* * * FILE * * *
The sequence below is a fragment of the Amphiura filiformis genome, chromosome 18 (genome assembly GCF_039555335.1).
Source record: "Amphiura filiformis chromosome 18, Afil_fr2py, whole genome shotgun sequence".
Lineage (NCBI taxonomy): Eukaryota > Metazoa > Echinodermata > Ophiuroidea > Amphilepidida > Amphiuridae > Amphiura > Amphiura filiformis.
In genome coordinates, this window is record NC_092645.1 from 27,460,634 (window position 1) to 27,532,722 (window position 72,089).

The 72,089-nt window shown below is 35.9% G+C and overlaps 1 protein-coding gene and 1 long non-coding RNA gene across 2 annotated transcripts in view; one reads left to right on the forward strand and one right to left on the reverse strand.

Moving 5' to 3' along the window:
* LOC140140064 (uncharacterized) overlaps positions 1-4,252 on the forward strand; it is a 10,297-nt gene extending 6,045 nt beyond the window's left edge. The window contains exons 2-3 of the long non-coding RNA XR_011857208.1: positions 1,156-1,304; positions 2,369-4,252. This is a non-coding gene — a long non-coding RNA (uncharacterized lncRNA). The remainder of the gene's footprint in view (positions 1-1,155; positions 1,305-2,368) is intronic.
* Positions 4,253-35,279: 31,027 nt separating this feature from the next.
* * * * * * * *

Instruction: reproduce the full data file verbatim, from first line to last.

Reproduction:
The sequence below is a fragment of the Amphiura filiformis genome, chromosome 18 (genome assembly GCF_039555335.1).
Source record: "Amphiura filiformis chromosome 18, Afil_fr2py, whole genome shotgun sequence".
Lineage (NCBI taxonomy): Eukaryota > Metazoa > Echinodermata > Ophiuroidea > Amphilepidida > Amphiuridae > Amphiura > Amphiura filiformis.
In genome coordinates, this window is record NC_092645.1 from 27,460,634 (window position 1) to 27,532,722 (window position 72,089).

The 72,089-nt window shown below is 35.9% G+C and overlaps 1 protein-coding gene and 1 long non-coding RNA gene across 2 annotated transcripts in view; one reads left to right on the forward strand and one right to left on the reverse strand.

Moving 5' to 3' along the window:
* LOC140140064 (uncharacterized) overlaps positions 1-4,252 on the forward strand; it is a 10,297-nt gene extending 6,045 nt beyond the window's left edge. The window contains exons 2-3 of the long non-coding RNA XR_011857208.1: positions 1,156-1,304; positions 2,369-4,252. This is a non-coding gene — a long non-coding RNA (uncharacterized lncRNA). The remainder of the gene's footprint in view (positions 1-1,155; positions 1,305-2,368) is intronic.
* Positions 4,253-35,279: 31,027 nt separating this feature from the next.